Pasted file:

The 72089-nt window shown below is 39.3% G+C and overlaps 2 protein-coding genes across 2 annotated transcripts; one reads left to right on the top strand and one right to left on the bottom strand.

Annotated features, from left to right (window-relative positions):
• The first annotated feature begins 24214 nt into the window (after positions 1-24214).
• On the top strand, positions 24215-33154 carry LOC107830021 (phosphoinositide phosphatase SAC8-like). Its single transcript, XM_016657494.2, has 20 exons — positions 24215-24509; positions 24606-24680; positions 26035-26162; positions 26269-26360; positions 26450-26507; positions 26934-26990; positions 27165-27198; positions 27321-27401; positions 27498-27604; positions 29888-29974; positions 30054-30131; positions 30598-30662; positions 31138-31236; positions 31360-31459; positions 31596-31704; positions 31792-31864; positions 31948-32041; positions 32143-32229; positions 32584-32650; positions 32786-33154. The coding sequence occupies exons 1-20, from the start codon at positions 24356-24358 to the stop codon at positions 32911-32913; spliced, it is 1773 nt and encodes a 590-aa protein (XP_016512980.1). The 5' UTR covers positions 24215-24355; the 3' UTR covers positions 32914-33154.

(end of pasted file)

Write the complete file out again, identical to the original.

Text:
The 72089-nt window shown below is 39.3% G+C and overlaps 2 protein-coding genes across 2 annotated transcripts; one reads left to right on the top strand and one right to left on the bottom strand.

Annotated features, from left to right (window-relative positions):
• The first annotated feature begins 24214 nt into the window (after positions 1-24214).
• On the top strand, positions 24215-33154 carry LOC107830021 (phosphoinositide phosphatase SAC8-like). Its single transcript, XM_016657494.2, has 20 exons — positions 24215-24509; positions 24606-24680; positions 26035-26162; positions 26269-26360; positions 26450-26507; positions 26934-26990; positions 27165-27198; positions 27321-27401; positions 27498-27604; positions 29888-29974; positions 30054-30131; positions 30598-30662; positions 31138-31236; positions 31360-31459; positions 31596-31704; positions 31792-31864; positions 31948-32041; positions 32143-32229; positions 32584-32650; positions 32786-33154. The coding sequence occupies exons 1-20, from the start codon at positions 24356-24358 to the stop codon at positions 32911-32913; spliced, it is 1773 nt and encodes a 590-aa protein (XP_016512980.1). The 5' UTR covers positions 24215-24355; the 3' UTR covers positions 32914-33154.